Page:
The intended purpose of China’s State Assets Law is to safeguard and protect China’s economic system, promoting “socialist market economy” principles that fortify and develop a strong, state-owned economy. A key component of the State Assets Law is enabling SOEs to play the leading role in China’s economic development, especially in “vital industries and key fields.” To accomplish this, the law encourages Chinese regulators to adopt policies that consolidate SOE concentrations to ensure dominance in industries deemed vital to “national security” and “national economic security.” This principle is further reinforced by the December 2006 State Council announcement of the Guiding Opinions Concerning the Advancement of Adjustments of State Capital and the Restructuring of State-Owned Enterprises, which called for more SOE consolidation to advance the development of the state-owned economy, including enhancing and expanding the role of the State in controlling and influencing “vital industries and key fields relating to national security and national economic lifelines.” These guidelines defined “vital industries and key fields” as “industries concerning national security, major infrastructure and important mineral resources, industries that provide essential public goods and services, and key enterprises in pillar industries and high-tech industries.”
Around the time the guidelines were published, the SASAC Chairman also listed industries where the State should maintain “absolute control” (e.g., aviation, coal, defense, electric power and the state grid, oil and petrochemicals, shipping, and telecommunications) and “relative control” (e.g., automotive, chemical, construction, exploration and design, electronic information, equipment manufacturing, iron and steel, nonferrous metal, and science and technology). China has said these lists do not reflect its official policy on SOEs. In fact, in some cases, regulators have allowed for more than 50 percent private ownership in some of the listed industries on a case-by-case basis, especially in industries where Chinese firms lack expertise and capabilities in a given technology Chinese officials deemed important at the time.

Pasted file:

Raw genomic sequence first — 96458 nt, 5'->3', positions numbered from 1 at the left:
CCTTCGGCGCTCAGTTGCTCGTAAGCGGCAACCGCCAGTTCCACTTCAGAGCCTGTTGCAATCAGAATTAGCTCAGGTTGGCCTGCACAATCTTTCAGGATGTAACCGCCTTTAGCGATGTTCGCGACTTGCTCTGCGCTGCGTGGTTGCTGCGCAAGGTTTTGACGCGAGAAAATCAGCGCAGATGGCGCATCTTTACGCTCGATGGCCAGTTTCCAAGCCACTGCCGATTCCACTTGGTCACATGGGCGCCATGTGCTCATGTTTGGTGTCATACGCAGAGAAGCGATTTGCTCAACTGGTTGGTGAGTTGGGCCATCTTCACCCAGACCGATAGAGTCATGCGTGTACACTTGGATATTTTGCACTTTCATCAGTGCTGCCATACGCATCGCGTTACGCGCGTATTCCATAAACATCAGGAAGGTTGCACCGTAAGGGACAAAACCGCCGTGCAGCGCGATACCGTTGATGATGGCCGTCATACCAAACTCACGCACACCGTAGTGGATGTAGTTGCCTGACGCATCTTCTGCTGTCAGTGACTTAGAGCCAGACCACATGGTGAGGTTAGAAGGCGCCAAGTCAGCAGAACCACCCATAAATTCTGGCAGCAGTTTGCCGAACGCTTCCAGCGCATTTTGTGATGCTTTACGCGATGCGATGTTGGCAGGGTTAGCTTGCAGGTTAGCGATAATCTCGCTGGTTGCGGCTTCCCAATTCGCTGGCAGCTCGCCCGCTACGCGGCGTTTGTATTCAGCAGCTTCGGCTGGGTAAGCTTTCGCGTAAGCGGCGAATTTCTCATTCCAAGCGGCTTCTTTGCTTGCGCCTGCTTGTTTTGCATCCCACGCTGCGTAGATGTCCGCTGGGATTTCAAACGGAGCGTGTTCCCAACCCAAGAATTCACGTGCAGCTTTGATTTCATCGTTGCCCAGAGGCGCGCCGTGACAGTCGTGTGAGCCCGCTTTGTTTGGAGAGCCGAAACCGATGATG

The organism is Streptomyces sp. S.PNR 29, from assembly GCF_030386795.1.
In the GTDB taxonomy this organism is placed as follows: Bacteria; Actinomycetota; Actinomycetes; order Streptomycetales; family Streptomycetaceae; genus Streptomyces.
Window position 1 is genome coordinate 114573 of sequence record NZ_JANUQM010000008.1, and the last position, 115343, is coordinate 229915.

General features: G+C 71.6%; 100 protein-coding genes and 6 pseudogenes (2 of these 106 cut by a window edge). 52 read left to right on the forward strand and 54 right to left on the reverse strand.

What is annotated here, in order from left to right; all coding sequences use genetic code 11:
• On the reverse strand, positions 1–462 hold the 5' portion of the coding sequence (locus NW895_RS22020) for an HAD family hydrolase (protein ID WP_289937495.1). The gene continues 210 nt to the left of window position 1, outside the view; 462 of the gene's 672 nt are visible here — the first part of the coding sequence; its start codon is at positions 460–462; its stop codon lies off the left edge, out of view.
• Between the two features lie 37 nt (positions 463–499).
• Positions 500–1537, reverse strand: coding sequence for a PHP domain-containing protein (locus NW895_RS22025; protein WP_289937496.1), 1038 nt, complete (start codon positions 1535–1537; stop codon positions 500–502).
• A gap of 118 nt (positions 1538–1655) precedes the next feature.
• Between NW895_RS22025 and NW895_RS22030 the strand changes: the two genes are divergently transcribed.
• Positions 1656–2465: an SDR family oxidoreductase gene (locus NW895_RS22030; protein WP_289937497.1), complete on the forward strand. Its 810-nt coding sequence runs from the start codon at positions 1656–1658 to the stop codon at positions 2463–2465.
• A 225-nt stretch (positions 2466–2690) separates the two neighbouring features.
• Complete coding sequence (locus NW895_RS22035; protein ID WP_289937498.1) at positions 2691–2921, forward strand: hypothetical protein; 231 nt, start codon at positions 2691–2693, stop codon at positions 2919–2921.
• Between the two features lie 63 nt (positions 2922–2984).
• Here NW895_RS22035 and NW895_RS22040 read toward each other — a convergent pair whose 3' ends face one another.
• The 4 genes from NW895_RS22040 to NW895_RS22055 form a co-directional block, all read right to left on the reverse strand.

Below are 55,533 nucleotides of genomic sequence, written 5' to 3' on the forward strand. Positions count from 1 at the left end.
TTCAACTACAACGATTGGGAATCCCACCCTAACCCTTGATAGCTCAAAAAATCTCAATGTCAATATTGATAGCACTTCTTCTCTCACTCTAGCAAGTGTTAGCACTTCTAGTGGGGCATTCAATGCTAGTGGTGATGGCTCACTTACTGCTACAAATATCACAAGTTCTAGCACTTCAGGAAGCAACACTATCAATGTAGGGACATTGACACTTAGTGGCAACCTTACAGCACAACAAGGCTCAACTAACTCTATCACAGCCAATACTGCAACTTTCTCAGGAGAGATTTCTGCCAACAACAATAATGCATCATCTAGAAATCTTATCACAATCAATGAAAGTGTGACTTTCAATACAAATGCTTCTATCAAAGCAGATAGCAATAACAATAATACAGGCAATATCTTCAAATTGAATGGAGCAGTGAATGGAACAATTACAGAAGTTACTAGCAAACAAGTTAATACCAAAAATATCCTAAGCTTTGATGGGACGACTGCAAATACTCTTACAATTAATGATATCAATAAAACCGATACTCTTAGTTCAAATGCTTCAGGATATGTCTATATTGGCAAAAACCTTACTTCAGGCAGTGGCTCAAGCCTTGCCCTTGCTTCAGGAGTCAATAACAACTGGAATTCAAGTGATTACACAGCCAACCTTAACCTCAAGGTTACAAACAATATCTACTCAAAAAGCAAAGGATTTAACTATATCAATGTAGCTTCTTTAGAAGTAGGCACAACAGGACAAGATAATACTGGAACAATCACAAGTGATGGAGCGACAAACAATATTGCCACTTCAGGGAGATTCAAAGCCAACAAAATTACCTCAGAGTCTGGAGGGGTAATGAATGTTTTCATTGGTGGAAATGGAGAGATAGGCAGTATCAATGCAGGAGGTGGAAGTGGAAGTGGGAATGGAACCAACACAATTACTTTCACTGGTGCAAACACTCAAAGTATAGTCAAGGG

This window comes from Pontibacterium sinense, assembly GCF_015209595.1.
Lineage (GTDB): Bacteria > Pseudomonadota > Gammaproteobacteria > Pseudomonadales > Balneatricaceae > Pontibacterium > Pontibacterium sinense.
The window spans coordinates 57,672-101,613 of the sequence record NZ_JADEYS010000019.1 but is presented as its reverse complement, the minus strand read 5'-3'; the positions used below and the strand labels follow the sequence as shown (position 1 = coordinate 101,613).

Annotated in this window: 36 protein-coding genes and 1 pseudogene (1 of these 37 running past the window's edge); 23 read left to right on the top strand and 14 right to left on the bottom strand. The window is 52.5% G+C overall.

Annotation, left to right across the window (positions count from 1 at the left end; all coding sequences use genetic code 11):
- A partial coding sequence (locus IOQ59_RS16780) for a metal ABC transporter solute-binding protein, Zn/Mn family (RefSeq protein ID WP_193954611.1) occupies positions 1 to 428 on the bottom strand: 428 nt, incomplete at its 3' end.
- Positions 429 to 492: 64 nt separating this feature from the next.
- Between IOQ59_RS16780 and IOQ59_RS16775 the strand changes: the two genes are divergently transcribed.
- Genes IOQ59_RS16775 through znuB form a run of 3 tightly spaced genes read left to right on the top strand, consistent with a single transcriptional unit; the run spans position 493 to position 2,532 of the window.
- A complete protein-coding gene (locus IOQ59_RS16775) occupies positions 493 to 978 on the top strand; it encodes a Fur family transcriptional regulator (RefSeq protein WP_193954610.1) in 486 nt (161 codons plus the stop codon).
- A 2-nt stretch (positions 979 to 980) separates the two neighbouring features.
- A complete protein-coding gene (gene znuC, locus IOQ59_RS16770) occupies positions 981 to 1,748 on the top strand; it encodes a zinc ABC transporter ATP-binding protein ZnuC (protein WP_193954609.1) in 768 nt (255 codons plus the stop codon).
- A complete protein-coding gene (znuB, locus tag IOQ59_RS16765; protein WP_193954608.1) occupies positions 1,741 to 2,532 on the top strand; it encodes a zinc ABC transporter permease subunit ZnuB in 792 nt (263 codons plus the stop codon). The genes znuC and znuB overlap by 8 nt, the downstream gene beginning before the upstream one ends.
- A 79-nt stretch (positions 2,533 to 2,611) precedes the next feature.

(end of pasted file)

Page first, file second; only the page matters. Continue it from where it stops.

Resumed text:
Parts of the agricultural sector have traditionally been dominated by SOEs. Current agriculture trade rules, regulations, and limitations placed on foreign investment severely restrict the contributions of U.S. agricultural companies, depriving China’s consumers of the many potential benefits additional foreign investment could provide. These investment restrictions in the agricultural sectors are at odds with China’s objective of shifting more resources to agriculture and food production in order to improve Chinese lives, food security, and food safety.
At the November 2013 Third Plenum, the Chinese government announced reforms to SOEs that included selling shares of SOEs to outside investors. This approach is an effort to improve SOE management structures, emphasize the use of financial benchmarks, and gradually take steps that will bring private capital into some sectors traditionally monopolized by SOEs like energy, telecommunications, and finance. In practice, these reforms have been gradual, as the Chinese government has struggled to implement its SOE reform vision and often opted to utilize a preferred SOE consolidation approach. In the past few years, the Chinese government has listed several large SOEs and their assets on the Hong Kong stock exchange, subjecting SOEs to greater transparency requirements and heightened regulatory scrutiny. This approach is a possible mechanism to improve SOE corporate governance and transparency. Starting in 2017, the government began pushing the mixed ownership model, in which private companies invest in SOEs and outside managers are hired, as a possible solution, although analysts note that ultimately the government (and therefore the CCP) remains in full control regardless of the private share percentage. Over the last year, President Xi and other senior leaders have increasingly focused reform efforts on strengthening the role of the State as an investor or owner of capital, instead of the old SOE model in which the state was more directly involved in managing operations.